New York Times
September 28, 2006
BAGHDAD, Sept. 27 — Senior American military officials are warning that time is growing short for Iraq to root out militias inside and outside the government and purge ministries of corrupt officials who are diverting large sums of money to their own political parties.
“We are now at a time when we have a little bit of influence there,” a senior military official said. Referring to the problem of militias, he added, “There is going to come a time when I would argue we are going to have to force this issue.”
The official said political parties who were plundering ministries were squandering chances to make progress that could reduce sectarian violence.
“I can tell you in every single ministry how they are using that ministry to fill the coffers of the political parties,” the official said. “They are doing that because that is exactly what Saddam Hussein did.”
Another sign of how acute Iraq’s security woes have become emerged Wednesday: the past week saw the highest number of suicide bomb attacks of any week since the American-led invasion in 2003, according to the chief United States military spokesman in Iraq, Maj. Gen. William B. Caldwell IV.
“This has been a tough week,” General Caldwell said. “This week’s suicide attacks were at their highest level in any given week.” But such attacks, he said, are still not the No. 1 killer of Baghdad civilians. “Murders and executions are,” he said.
In recent weeks American and Iraqi officials have privately voiced concerns that Prime Minister Nuri Kamal al-Maliki might not have the will or the political dexterity to bring the country together and avoid a full-scale civil war. Mr. Maliki, they say, is hamstrung and beholden to rival political parties with their own large militias.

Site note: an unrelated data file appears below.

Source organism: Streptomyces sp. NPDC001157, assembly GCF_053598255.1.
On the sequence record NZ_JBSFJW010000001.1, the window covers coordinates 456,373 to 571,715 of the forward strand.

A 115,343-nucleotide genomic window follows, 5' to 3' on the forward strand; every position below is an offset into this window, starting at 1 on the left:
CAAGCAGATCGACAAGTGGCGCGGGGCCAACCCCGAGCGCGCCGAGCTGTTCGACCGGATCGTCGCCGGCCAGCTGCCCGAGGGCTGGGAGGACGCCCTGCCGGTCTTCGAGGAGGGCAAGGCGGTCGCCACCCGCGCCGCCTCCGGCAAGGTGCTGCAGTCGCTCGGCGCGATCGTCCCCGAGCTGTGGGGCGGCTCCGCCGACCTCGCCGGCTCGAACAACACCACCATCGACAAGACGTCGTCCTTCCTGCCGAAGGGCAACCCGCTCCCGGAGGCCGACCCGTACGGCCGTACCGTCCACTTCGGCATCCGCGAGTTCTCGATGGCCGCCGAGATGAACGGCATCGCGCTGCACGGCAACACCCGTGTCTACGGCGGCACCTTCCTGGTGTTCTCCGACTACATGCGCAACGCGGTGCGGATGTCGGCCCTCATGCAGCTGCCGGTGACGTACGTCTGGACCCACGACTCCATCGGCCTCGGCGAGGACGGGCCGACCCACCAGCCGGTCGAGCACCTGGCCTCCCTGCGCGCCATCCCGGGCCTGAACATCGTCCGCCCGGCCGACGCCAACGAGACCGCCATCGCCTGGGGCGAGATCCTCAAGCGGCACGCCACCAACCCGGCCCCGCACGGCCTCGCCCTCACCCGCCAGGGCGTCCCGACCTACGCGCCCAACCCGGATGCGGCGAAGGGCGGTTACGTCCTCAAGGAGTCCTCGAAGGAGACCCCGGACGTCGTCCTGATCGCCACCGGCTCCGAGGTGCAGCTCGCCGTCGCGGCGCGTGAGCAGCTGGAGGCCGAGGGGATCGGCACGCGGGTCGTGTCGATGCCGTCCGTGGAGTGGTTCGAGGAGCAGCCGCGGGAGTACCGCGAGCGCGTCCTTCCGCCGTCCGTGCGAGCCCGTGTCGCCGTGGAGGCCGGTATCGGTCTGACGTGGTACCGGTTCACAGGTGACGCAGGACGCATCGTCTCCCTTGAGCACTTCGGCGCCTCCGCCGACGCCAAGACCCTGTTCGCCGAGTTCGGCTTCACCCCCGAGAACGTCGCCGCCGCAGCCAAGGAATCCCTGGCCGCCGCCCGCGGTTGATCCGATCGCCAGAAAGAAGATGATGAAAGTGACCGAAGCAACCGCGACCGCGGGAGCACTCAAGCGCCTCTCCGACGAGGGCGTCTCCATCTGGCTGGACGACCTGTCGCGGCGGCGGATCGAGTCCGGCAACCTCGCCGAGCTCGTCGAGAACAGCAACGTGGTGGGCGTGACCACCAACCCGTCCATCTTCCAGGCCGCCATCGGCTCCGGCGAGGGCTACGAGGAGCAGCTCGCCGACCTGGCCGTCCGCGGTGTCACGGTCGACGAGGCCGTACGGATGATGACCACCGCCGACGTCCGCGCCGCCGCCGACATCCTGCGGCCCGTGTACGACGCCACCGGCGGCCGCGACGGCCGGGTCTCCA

Comments offered by senior United States military officials in the last few days have been even more pointed and take in not only the Maliki administration but also the whole of the Iraqi government bureaucracy. The senior military officials agreed to speak only without being identified, because of the delicate nature of the issue.
Another senior military official said Mr. Maliki needed to move quickly to rid ministries of death squads and militiamen. “I think the time is short for them to deal with that over time, ’cause this can’t go on like that,” the official said. Speaking about the militias and other problems, he added that “people will get tired if they don’t see any action on this.”
The Iraqi national security adviser, Mowaffak al-Rubaie, said Mr. Maliki had little support within his own government to take action.
“The situation is really serious,” Mr. Rubaie said. “There is no cohesion in the government to help him. There are so many circles he needs to take into consideration when he wants to make a decision. There is a lack of will to stop the violence among the politicians.”
An American raid on Wednesday in the restive city of Baquba, north of Baghdad, killed four women and four men. The military identified the men as “suspected terrorists,” but family members said they were innocent.
The military said American forces had taken heavy fire from a building where terrorists were believed to be hiding, even after interpreters announced that the forces were in the area.
The military said that troops had killed two men it described as terrorists, and that United States aircraft had fired “multiple rounds” at the building. The military said that the dead found inside included another two male terrorists and four women, and that two terrorists and one woman had been wounded. Weapons and a global positioning system were found.
Relatives said the eight people killed were from the same family and had no ties to terrorism. Associated Press Television News quoted the homeowner’s daughter, Manal Jassim, as saying: “They were all innocent people. We were sleeping when they entered our house at dawn. I found my father, mother, aunt and sister-in-law lying dead. We were an 11-member family. Eight were killed.”
The western Baghdad neighborhood of Huriya continued to be a sectarian battleground where militiamen terrorize and kill Sunni Arabs. According to an Interior Ministry official, gunmen in two cars on Wednesday sprayed fire at Sunnis gathered near a mosque, killing 10 and wounding 11.
A car bomb in Huriya wounded two civilians, and another car bomb exploded elsewhere in Baghdad, killing five people and wounding eight, the Interior Ministry official said.
The United States military said a marine from Regimental Combat Team Seven was killed Monday during “enemy action” in Anbar Province, west of Baghdad. No details were provided.
An American soldier also died Wednesday, after being attacked by small-arms fire in southern Baghdad.